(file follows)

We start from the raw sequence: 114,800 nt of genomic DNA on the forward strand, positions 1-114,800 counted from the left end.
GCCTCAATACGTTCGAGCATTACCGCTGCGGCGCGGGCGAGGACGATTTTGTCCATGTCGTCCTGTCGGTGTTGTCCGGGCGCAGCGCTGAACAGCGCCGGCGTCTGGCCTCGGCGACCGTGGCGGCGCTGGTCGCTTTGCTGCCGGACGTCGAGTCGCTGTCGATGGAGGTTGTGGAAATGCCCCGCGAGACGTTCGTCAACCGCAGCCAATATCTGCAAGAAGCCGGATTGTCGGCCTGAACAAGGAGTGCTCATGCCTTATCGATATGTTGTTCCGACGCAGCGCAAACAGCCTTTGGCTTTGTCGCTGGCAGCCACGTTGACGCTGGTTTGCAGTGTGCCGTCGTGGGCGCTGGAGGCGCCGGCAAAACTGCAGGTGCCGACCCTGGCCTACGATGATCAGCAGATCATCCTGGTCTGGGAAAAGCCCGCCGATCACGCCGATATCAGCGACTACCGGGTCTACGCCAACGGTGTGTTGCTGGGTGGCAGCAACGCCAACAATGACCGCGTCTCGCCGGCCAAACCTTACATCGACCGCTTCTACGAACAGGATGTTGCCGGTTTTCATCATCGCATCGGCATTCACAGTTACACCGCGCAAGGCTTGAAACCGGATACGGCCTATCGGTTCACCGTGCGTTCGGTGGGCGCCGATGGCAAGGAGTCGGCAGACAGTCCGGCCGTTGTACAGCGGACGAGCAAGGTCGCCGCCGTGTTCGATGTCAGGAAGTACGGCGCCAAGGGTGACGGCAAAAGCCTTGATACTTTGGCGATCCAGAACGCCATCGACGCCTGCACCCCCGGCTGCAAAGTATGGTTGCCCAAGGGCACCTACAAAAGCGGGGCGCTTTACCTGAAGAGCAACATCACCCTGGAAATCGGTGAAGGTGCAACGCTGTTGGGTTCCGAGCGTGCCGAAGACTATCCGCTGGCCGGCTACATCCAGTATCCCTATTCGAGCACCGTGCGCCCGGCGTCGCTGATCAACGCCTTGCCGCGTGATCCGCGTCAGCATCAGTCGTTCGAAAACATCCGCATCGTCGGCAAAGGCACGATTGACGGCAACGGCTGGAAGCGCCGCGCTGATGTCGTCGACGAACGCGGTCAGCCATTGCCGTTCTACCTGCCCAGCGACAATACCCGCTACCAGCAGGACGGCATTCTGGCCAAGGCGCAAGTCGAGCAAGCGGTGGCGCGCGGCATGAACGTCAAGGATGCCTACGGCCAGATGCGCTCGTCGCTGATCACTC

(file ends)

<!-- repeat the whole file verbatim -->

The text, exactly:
We start from the raw sequence: 114,800 nt of genomic DNA on the forward strand, positions 1-114,800 counted from the left end.
GCCTCAATACGTTCGAGCATTACCGCTGCGGCGCGGGCGAGGACGATTTTGTCCATGTCGTCCTGTCGGTGTTGTCCGGGCGCAGCGCTGAACAGCGCCGGCGTCTGGCCTCGGCGACCGTGGCGGCGCTGGTCGCTTTGCTGCCGGACGTCGAGTCGCTGTCGATGGAGGTTGTGGAAATGCCCCGCGAGACGTTCGTCAACCGCAGCCAATATCTGCAAGAAGCCGGATTGTCGGCCTGAACAAGGAGTGCTCATGCCTTATCGATATGTTGTTCCGACGCAGCGCAAACAGCCTTTGGCTTTGTCGCTGGCAGCCACGTTGACGCTGGTTTGCAGTGTGCCGTCGTGGGCGCTGGAGGCGCCGGCAAAACTGCAGGTGCCGACCCTGGCCTACGATGATCAGCAGATCATCCTGGTCTGGGAAAAGCCCGCCGATCACGCCGATATCAGCGACTACCGGGTCTACGCCAACGGTGTGTTGCTGGGTGGCAGCAACGCCAACAATGACCGCGTCTCGCCGGCCAAACCTTACATCGACCGCTTCTACGAACAGGATGTTGCCGGTTTTCATCATCGCATCGGCATTCACAGTTACACCGCGCAAGGCTTGAAACCGGATACGGCCTATCGGTTCACCGTGCGTTCGGTGGGCGCCGATGGCAAGGAGTCGGCAGACAGTCCGGCCGTTGTACAGCGGACGAGCAAGGTCGCCGCCGTGTTCGATGTCAGGAAGTACGGCGCCAAGGGTGACGGCAAAAGCCTTGATACTTTGGCGATCCAGAACGCCATCGACGCCTGCACCCCCGGCTGCAAAGTATGGTTGCCCAAGGGCACCTACAAAAGCGGGGCGCTTTACCTGAAGAGCAACATCACCCTGGAAATCGGTGAAGGTGCAACGCTGTTGGGTTCCGAGCGTGCCGAAGACTATCCGCTGGCCGGCTACATCCAGTATCCCTATTCGAGCACCGTGCGCCCGGCGTCGCTGATCAACGCCTTGCCGCGTGATCCGCGTCAGCATCAGTCGTTCGAAAACATCCGCATCGTCGGCAAAGGCACGATTGACGGCAACGGCTGGAAGCGCCGCGCTGATGTCGTCGACGAACGCGGTCAGCCATTGCCGTTCTACCTGCCCAGCGACAATACCCGCTACCAGCAGGACGGCATTCTGGCCAAGGCGCAAGTCGAGCAAGCGGTGGCGCGCGGCATGAACGTCAAGGATGCCTACGGCCAGATGCGCTCGTCGCTGATCACTC